Science and management programs
- Coastal Algal Blooms Action Plan (2007–2012)
- Lyngbya research and management program (2005–2007)
- Lyngbya management strategy for Moreton Bay (2002)
- Initial Lyngbya research program (2000-2004)
Since 2000, various research and management programs have been carried out to determine the causes and impacts of Lyngbya blooms and to identify mitigation and management options.
Coastal Algal Blooms Action Plan (2007–2012)
The Coastal Algal Blooms Action Plan is a part of the South-east Queensland Healthy Waterways Strategy 2007–2012 and outlines a co-ordinated response to deal with emerging coastal algal issues including Lyngbya in Moreton Bay. It builds on previous Lyngbya and Hinksia research programs.
Lyngbya research and management program (2005–2007)
In 2005, funding from the Australian Government ($1.1 million) and the Queensland Government and South-east Queensland Regional Organisation of Councils (SEQROC) ($0.21M each) was used to carry out an intensive two-year Lyngbya Research and Management Program (2005–2007) aimed at identifying the reasons for Lyngbya blooms, specifically in Deception Bay, and updating the Lyngbya Management Strategy.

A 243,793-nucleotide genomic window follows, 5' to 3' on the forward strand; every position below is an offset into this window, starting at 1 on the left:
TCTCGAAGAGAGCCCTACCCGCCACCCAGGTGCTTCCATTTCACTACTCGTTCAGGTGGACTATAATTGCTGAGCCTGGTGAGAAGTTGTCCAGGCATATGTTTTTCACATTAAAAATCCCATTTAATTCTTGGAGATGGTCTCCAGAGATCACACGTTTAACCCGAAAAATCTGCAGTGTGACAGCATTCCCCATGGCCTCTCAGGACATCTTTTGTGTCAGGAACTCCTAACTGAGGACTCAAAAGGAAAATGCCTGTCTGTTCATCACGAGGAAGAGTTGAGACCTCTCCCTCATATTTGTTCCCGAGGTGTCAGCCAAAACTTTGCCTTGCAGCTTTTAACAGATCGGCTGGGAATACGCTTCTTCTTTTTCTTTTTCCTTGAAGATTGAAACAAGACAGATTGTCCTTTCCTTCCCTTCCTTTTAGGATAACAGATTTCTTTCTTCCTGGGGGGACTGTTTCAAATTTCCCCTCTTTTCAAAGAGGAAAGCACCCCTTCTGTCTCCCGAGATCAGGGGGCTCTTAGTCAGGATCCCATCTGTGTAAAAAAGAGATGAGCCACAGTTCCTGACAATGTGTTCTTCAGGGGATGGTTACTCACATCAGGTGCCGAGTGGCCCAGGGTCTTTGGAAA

Lyngbya management strategy for Moreton Bay (2002)
The Lyngbya Management Strategy was developed by the Lyngbya Steering Committee in 2002 to provide a management framework to coordinate the implementation of the agreed management actions and commence addressing the issues associated with outbreaks of Lyngbya in south-east Queensland coastal waters.
- Lyngbya Management Strategy complete report (PDF, 2.6M)*
Initial Lyngbya research program (2000-2004)
Possible causes of Lyngbya blooms were first investigated by a task force headed by Associate Professor Bill Dennison (University of Queensland, marine botany department) through the south-east Queensland regional water quality management strategy. This work was funded by the Commonwealth Government, Australian Research Council, south-east Queensland councils and the Queensland Department of Environment and Resource Management.
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Last updated 6 July 2011